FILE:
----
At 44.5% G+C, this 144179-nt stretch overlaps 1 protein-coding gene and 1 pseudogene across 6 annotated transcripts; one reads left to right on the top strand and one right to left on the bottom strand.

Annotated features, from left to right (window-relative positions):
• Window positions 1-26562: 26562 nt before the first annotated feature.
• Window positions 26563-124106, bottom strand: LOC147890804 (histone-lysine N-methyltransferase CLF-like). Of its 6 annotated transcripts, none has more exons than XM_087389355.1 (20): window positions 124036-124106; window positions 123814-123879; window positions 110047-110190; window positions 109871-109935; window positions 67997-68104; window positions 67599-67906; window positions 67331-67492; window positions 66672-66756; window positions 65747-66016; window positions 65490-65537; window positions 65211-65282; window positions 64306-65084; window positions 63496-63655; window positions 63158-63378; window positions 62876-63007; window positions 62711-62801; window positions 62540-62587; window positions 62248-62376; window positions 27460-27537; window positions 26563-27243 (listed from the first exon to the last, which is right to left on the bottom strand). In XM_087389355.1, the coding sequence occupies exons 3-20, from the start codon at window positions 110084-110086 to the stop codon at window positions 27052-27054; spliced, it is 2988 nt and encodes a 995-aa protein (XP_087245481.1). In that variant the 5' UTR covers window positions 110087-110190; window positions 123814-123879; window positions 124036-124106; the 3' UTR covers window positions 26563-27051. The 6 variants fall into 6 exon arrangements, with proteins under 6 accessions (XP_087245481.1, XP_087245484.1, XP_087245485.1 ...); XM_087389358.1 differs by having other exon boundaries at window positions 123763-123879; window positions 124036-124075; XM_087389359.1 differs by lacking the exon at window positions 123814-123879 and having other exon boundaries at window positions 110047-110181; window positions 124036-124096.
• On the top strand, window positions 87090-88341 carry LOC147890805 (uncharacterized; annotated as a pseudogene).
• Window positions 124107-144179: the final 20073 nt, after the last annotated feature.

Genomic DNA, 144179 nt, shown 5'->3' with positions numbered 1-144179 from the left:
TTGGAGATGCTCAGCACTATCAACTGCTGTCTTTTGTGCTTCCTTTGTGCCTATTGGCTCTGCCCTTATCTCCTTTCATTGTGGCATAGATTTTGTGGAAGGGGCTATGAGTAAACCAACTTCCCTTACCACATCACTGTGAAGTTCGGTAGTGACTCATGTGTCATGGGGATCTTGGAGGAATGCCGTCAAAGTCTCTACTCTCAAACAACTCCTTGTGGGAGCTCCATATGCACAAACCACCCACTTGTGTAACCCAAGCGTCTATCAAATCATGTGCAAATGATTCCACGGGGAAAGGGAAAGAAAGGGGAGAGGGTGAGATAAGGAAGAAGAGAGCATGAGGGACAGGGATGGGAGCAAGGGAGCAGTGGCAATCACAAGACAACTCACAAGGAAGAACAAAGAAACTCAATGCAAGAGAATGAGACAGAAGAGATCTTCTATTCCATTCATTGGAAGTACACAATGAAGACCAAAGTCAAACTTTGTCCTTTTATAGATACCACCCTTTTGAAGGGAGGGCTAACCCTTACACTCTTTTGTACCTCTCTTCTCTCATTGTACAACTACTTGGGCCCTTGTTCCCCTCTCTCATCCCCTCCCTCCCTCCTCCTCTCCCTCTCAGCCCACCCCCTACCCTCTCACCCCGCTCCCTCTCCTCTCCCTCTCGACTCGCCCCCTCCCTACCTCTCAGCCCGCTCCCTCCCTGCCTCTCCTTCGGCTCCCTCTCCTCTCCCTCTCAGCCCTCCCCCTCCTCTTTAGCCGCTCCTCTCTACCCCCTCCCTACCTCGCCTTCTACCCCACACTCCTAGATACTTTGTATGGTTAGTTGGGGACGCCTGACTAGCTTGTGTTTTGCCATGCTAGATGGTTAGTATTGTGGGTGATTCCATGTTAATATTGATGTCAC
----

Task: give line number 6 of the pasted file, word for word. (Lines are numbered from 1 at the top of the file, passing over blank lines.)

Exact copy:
• Window positions 124107-144179: the final 20073 nt, after the last annotated feature.